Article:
I pick up new things that look good and that I want to try and if I don’t like it, I make a mental note not to get it again. I don’t force myself to finish it or eat every last bite. I don’t pack my cart with food that I don’t enjoy. I don’t judge myself for not eating a lot of fruit because it’s just not my thing, but when I’m in the mood for an apple or orange or slice of watermelon, you bet they appear in my cart.
Food is not just fuel.
Food is emotional.⠀⠀⠀⠀⠀⠀⠀⠀
Food is social.⠀⠀⠀⠀⠀⠀⠀
Food is experiential.⠀⠀⠀⠀⠀⠀⠀⠀
Food is psychological.⠀⠀⠀⠀⠀⠀⠀⠀
Food is physiological.⠀⠀⠀⠀⠀⠀⠀⠀
Food is self-care.⠀⠀⠀⠀⠀⠀⠀
And if you’ve been neglecting all of these aspects of eating and consuming food in favor of diet culture’s rules, it might be hard to really embrace the idea that there don’t need to be rules at all.
When you have food rules, you are taking away all of the aspects of eating that are crucial and critical to being human.
To being YOU.
And it’s SO common, especially for those new to the intuitive eating framework, to see it as the “Hunger and Fullness” diet.
But it’s way more than that. It’s being able to walk around the grocery store and not have a panic attack when I’m trying to choose between full-fat and low-fat cheese. It’s picking up a bag of chips with a fun new flavor that seems totally silly but will make you laugh all the way home. It’s preparing a meal full of fresh ingredients, just for you to plop down in front of your favorite Netflix show and ease into a night of relaxation. It’s knowing that foods can make you feel satisfied and energized while also making you smile.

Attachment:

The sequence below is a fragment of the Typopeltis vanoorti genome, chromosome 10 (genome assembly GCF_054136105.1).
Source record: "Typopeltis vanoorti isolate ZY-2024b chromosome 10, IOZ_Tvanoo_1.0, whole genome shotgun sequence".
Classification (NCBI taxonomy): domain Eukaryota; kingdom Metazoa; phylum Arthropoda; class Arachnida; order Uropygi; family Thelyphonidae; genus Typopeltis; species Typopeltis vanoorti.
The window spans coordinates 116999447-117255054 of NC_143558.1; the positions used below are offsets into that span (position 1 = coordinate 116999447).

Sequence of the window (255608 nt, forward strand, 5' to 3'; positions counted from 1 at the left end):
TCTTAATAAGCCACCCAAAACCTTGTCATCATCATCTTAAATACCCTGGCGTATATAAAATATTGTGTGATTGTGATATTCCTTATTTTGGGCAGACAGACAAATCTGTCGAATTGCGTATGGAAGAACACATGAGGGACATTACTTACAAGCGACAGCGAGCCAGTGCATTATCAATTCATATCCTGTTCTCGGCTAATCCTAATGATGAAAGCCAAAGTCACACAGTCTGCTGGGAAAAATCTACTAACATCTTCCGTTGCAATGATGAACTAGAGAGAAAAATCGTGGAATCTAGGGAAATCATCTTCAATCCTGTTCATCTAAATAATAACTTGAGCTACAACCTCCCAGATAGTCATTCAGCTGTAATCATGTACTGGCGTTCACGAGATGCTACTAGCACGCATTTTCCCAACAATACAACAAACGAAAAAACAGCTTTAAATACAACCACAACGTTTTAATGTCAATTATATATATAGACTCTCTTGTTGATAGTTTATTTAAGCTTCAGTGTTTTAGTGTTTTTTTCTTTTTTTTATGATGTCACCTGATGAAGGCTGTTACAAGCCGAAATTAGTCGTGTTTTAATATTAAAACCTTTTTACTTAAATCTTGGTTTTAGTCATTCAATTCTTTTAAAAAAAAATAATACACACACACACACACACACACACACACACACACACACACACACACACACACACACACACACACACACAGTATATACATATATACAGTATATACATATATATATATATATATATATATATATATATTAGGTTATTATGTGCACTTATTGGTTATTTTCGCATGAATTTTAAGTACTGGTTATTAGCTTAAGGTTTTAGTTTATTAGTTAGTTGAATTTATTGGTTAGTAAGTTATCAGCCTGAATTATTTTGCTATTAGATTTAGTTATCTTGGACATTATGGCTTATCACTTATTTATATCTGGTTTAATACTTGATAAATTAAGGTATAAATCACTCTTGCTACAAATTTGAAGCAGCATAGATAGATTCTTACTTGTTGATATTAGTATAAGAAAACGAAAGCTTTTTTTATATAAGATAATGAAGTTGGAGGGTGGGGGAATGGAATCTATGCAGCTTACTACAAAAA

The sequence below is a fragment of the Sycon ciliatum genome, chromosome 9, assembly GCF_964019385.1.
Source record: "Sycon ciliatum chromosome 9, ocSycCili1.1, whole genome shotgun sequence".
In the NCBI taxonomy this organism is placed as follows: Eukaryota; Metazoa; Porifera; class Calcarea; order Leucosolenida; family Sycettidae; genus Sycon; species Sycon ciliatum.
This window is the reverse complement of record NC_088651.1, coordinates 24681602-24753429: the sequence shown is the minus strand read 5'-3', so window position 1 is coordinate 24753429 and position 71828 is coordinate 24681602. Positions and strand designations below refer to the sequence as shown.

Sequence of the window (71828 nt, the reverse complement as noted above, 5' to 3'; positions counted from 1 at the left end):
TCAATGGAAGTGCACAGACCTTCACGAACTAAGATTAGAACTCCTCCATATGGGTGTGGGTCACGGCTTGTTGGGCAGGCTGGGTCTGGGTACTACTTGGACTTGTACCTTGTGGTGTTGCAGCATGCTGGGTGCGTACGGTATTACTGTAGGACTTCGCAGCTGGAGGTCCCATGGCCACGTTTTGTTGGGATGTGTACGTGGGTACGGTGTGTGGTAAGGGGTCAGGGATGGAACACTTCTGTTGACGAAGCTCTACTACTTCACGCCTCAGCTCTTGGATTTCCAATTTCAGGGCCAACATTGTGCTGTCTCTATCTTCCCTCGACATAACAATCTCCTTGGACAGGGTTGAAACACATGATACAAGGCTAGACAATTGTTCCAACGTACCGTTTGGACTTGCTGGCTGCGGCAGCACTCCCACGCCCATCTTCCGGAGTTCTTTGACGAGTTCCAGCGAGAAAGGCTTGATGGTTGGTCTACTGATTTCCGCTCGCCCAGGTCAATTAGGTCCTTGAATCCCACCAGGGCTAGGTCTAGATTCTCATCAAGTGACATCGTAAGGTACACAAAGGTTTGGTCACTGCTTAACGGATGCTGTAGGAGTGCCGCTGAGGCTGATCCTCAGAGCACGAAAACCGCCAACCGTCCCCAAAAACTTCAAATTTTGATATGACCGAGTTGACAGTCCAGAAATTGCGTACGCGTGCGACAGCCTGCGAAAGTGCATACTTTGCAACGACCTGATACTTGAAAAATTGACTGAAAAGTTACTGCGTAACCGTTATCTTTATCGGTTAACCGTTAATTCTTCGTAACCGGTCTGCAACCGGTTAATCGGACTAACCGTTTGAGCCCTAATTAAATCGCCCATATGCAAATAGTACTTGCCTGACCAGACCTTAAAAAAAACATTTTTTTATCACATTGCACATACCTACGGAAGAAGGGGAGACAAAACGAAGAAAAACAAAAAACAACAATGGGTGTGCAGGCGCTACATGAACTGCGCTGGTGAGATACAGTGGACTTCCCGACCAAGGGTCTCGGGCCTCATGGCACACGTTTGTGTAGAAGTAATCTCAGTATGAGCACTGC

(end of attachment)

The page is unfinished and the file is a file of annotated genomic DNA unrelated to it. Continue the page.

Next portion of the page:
So, you may be thinking, “Molly, that all sounds great… but how do I start doing this for myself?! Grocery shopping is the literal worst experience for me!”
You start really small. Tiny. Perhaps on your next trip to the store, it’s buying one thing that you normally wouldn’t let yourself have. Maybe that’s white bread instead of whole wheat. Maybe it’s a bag of Oreos or a carton of ice cream. Whatever that food is for you, your invitation here is to gently start shifting your narrative. I don’t expect you to be totally fine with having the food in the house all at once. You may end up going through a few bags of Oreos before you get comfortable, and that’s okay. But you’re learning to believe that these things are neutral. That you are allowed full permission to eat them. And as you slowly start to introduce that new narrative, you will likely notice a shift in your mood and behavior. The cookies won’t seem like such a huge deal. And then you get to add on to the experiment. Expand just a bit more.
And if you’re looking for personal support in this process, I’d be happy to chat more with you about private coaching. You can read more about my approach and what it’s like to work together here.
I’m cheering you on, friend.